You can apply those same comparison shopping skills to save a ton of cash on your homeowners insurance, too.

And if you can’t rein in your holiday spirit, be sure to use the free Capital One Shopping browser extension to scan for better prices whenever you buy gifts online.

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2. Consolidate your debt

Calm african american business man take break at workplace
fizkes / Shutterstock

Piling large amounts of debt on a credit card is a risky plan, especially if you’re already carrying a hefty balance. Anyone having trouble making their minimum payments should consider debt consolidation.

So long as your credit score is in decent shape, you should be able to take out a personal loan with a much lower interest rate than your current credit cards. You’ll use that new loan to pay off your old debts, leaving you with just one bill to worry about.

A free quote comparison site will allow you to quickly compare multiple lenders, making it easy to find the best rate. The less you spend on interest, the faster you can free yourself from debt.

3. Increase your income

closeup of a young man in an office holding a briefcase and a surgical mask in his hand
nito / Shutterstock

Does it feel like you’re always playing catch-up, no matter how much money you save? You might need to pad your income to get ahead.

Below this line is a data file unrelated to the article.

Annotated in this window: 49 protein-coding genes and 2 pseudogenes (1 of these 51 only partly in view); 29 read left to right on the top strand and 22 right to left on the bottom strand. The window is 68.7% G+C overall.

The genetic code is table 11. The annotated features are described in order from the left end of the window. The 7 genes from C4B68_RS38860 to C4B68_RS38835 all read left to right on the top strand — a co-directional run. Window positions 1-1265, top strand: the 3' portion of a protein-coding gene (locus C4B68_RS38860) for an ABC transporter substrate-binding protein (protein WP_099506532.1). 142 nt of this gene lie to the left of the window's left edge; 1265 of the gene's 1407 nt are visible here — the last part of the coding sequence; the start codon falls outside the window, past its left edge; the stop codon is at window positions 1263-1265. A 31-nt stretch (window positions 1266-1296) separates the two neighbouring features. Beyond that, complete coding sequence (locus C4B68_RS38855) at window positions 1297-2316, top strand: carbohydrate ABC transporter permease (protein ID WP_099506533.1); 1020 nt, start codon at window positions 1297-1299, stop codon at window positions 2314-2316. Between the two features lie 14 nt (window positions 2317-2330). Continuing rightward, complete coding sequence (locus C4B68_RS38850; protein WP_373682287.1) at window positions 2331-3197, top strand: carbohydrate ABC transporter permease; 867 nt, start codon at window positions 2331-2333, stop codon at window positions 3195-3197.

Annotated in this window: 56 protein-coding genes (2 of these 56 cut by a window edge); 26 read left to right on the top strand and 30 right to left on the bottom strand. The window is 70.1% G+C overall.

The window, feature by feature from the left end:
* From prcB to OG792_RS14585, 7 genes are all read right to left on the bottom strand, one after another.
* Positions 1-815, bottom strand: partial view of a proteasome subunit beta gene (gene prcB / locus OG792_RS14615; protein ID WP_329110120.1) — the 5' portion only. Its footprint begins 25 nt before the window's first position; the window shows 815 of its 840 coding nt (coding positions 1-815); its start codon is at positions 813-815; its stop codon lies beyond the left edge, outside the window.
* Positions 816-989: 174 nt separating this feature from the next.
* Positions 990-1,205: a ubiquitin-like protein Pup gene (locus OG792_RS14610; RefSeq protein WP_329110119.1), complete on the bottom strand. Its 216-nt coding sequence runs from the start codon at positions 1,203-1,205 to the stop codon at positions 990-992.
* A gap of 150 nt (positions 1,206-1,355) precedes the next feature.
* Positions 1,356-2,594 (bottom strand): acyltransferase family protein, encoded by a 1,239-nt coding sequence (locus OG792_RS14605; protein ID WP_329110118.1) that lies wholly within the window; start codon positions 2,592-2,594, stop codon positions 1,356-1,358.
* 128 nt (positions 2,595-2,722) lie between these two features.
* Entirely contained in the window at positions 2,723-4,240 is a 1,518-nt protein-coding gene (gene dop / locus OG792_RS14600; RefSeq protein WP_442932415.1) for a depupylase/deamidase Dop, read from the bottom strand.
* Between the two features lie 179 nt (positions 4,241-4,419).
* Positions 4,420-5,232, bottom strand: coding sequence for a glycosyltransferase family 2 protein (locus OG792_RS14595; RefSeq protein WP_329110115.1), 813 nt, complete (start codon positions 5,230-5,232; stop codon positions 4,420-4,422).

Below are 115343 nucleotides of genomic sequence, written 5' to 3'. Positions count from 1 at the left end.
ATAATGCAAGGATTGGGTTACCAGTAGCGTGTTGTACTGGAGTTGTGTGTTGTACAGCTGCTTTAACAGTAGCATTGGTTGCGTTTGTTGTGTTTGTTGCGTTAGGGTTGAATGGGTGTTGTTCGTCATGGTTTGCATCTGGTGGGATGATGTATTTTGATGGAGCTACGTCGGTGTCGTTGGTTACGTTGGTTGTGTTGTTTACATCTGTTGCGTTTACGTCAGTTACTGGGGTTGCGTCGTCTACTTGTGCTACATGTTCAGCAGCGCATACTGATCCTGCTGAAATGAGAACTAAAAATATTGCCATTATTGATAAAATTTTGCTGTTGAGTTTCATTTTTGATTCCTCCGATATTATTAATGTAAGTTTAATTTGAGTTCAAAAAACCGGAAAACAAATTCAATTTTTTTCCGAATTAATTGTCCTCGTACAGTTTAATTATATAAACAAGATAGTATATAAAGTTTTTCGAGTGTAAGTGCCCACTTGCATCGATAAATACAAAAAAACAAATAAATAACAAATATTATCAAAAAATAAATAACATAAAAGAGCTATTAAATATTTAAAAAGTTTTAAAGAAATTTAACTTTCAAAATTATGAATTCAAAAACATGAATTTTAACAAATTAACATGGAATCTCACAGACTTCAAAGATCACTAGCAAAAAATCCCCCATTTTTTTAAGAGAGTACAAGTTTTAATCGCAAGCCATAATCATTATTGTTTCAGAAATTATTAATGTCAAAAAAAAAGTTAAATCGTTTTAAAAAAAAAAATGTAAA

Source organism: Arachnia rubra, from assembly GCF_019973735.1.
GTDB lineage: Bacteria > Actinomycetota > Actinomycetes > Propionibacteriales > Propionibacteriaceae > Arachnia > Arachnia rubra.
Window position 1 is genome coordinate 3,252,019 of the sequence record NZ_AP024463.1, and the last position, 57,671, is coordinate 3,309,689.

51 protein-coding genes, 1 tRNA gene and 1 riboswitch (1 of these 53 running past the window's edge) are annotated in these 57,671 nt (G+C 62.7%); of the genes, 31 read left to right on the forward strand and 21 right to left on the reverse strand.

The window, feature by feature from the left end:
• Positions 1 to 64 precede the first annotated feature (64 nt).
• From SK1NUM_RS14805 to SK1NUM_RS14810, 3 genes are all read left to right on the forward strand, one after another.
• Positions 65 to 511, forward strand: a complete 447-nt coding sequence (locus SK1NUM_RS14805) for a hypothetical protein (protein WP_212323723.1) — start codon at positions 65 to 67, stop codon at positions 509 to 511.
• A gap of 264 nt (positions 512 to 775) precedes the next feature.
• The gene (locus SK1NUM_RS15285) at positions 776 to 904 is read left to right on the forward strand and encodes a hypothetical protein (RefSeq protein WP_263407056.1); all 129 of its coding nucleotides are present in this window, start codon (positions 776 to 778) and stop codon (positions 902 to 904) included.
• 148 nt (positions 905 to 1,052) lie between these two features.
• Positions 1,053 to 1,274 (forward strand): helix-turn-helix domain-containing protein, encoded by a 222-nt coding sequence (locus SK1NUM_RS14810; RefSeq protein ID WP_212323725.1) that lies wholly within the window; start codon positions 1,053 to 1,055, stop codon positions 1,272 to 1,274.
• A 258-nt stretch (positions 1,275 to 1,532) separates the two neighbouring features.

Plenty of companies are still hiring, even during the pandemic, but you might need to open yourself up to new roles you haven’t considered. Some advanced job boards will use AI technology to match you to interesting and lucrative positions based on your skill set and experience.

If that doesn’t work, consider picking up a side gig to convert any extra time into cash. Digital marketplaces will match your skills — it could be writing, drawing, even voice acting — with eager buyers all over the country.

4. Refinance your loans

Happy family in courtyard near their house
Africa Studio / Shutterstock

Interest rates have fallen through the floor over the past few months. That’s great news for homeowners, because you can take advantage of today’s dirt-cheap rates to cut your monthly mortgage bill.

More than 19 million mortgage holders could still refinance and save an average of $309 per month, according to the mortgage technology and data provider Black Knight.

Renters with a student loan can also take advantage of rock-bottom rates. You might be able to save thousands over the life of your loan, just by refinancing when the time is right.

Using a free comparison service online, the process is as simple as filling out a short survey and finding the cheapest rate.


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Ethan Rotberg Former Reporter

Ethan Rotberg was formerly a staff reporter at MoneyWise. His background includes nearly 15 years as a writer, editor, designer and communications professional. He loves storytelling, from feature writing to narrative podcasts. His work has appeared in the Toronto Star, CPA Canada and Metro, among others.